Business management technology has evolved greatly over the years. While entry-level accounting software is typically used when starting a business, growth means moving to an enterprise resource planning (ERP) system with more powerful financial management. As you consider which investment makes the most sense, it’s important to understand your options. What is the difference between ERP and accounting software? We discuss the similarities and differences between these two powerhouses below.
ERP and Accounting Software Functionality
ERP systems and accounting software are worlds apart, yet they are often discussed interchangeably. Here are the main differences:
- Accounting software: Accounting software is a standalone solution with specific functionality for managing the books—such as accounts payable and receivables, payroll and other financial transaction management. More robust accounting systems include general ledger management, billing, purchase orders and sales order systems, timesheets, expense management and electronic payments. The limitations are apparent when a business grows, adds locations or introduces international transactions.
- ERP solution: Similar to accounting software, the features and functions built into ERP systems can also vary greatly. However, most ERP systems offer more robust functionality than accounting software and will enable a business to expand operations, create a flexible general ledger and reports and easily manage and convert foreign currency. Businesses considering growth should think hard about investing in an ERP solution right off the bat, saving time and frustration when you have to make the move later.
Value-Added Functionality of ERP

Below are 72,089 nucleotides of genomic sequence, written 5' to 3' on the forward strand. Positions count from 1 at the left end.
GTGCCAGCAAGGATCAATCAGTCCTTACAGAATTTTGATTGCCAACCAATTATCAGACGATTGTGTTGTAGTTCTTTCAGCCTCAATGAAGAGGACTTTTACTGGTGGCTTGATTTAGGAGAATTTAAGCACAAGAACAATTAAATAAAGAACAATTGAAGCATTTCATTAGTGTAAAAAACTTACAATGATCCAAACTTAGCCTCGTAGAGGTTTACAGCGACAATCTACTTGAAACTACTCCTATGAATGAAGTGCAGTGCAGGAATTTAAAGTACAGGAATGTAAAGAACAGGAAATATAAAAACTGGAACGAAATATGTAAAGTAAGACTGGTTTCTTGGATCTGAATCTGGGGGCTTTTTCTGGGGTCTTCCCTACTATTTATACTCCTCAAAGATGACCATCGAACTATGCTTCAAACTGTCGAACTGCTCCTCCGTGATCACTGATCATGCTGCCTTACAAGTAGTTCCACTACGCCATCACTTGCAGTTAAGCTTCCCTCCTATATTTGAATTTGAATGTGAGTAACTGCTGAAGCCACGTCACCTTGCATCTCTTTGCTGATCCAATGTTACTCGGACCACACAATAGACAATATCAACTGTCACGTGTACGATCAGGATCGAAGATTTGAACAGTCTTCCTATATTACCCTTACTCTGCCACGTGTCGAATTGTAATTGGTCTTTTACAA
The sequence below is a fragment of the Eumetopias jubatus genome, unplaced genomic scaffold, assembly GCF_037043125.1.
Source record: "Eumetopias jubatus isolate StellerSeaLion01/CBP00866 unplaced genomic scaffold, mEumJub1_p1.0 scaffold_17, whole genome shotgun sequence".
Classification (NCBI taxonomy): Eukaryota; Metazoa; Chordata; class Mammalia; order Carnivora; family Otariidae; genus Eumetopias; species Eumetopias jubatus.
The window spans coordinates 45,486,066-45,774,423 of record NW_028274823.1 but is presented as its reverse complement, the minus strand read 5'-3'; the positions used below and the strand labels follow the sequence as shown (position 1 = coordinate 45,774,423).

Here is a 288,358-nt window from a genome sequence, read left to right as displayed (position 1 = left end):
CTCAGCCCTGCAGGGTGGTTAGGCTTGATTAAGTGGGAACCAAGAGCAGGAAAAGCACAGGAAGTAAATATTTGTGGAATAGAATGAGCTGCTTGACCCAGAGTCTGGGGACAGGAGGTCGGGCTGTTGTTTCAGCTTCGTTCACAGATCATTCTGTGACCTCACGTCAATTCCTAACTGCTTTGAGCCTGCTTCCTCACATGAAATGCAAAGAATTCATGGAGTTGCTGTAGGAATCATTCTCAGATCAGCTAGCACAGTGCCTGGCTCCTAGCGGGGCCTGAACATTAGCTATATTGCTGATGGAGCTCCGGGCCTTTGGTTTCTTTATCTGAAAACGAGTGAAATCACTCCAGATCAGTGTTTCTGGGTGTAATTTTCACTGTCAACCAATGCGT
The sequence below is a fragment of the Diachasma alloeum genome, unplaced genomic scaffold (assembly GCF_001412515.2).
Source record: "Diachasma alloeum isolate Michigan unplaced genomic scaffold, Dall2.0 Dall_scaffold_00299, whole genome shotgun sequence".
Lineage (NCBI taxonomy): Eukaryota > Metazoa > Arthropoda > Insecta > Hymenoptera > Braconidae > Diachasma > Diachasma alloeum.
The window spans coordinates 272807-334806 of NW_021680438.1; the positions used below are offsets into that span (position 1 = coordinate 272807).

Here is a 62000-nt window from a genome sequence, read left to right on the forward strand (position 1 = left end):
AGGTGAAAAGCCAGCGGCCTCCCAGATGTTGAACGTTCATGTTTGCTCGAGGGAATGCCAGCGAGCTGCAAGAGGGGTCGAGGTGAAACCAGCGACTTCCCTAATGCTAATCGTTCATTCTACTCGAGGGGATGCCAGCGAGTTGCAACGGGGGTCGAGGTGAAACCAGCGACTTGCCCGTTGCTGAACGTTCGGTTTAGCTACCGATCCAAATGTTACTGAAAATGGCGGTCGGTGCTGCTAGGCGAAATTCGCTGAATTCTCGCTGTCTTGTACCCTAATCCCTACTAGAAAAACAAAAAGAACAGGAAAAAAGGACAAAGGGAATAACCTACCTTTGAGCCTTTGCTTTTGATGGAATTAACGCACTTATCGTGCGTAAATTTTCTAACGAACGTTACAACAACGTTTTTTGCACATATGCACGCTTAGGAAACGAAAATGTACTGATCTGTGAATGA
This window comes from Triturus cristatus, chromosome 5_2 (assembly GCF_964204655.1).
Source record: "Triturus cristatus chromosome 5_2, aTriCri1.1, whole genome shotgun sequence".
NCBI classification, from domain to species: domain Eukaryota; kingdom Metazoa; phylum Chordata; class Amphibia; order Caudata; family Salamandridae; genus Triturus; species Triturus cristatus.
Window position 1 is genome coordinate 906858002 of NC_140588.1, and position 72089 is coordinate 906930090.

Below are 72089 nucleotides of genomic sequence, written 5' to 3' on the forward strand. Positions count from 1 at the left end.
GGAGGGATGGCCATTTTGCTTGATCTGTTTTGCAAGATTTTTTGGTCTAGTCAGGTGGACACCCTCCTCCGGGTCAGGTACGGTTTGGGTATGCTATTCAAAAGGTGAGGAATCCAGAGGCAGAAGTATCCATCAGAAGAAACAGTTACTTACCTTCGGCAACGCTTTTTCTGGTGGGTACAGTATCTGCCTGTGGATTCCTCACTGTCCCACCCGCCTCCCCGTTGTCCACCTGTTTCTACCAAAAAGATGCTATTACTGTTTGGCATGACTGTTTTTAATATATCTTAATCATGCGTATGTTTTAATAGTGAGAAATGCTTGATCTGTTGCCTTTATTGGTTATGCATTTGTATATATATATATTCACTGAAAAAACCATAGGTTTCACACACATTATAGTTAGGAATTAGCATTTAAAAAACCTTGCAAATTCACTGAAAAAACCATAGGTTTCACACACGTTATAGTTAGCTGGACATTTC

Think of ERP as a platform of sorts, that includes business operations, accounting and financial management features. This is your starting point. From here, you add other features and functionality you need to manage your business. For example, you could add asset management, human resources, supply chain and inventory management, project management, manufacturing and other operational features that support your unique business operations.
Perhaps the biggest value-add of ERP over standard accounting software is the ability to integrate your systems and data so you can operate seamlessly. Other ways ERP delivers a competitive edge:
- Keep technology aligned with business operations: Businesses change over time, but accounting software does not. ERP is flexible and can remain aligned with your business needs through periods of growth, with acquisitions or expansions, and as the marketplace changes.
- Improve productivity: The seamless integration within ERP means data is shared between modules. A purchase order can automatically be turned into a sales order, data is used to update inventory counts and then used for invoicing. Reducing redundant data entry between systems saves valuable time and reduces the risk of errors. Workflows and other automations streamline common daily tasks, improving consistency and accuracy, while also improving productivity.
- Boost sales and profitability: ERP puts key data at the fingertips of your leaders. Dashboards and reporting features make it easy to find and track key performance indicators. You gain a 360-degree view of your business from the front office through the back warehouse. Armed with this insight, you can identify ways to reduce waste, improve labor management, and hone in on profit margins. No more scouring endless spreadsheets to extract the information you actually need to make decisions.
ERP and Accounting Software Aren’t Interchangeable
While ERP and accounting software have many similarities related to finances, they absolutely aren’t the same. In addition to accounting and financial management support, modern ERP provides integration with other key business systems, budgeting and planning features, and powerful business intelligence features. It’s these differences that should put ERP high on your list for consideration. Contact The Wolcott Group for information about ERP for your unique business needs.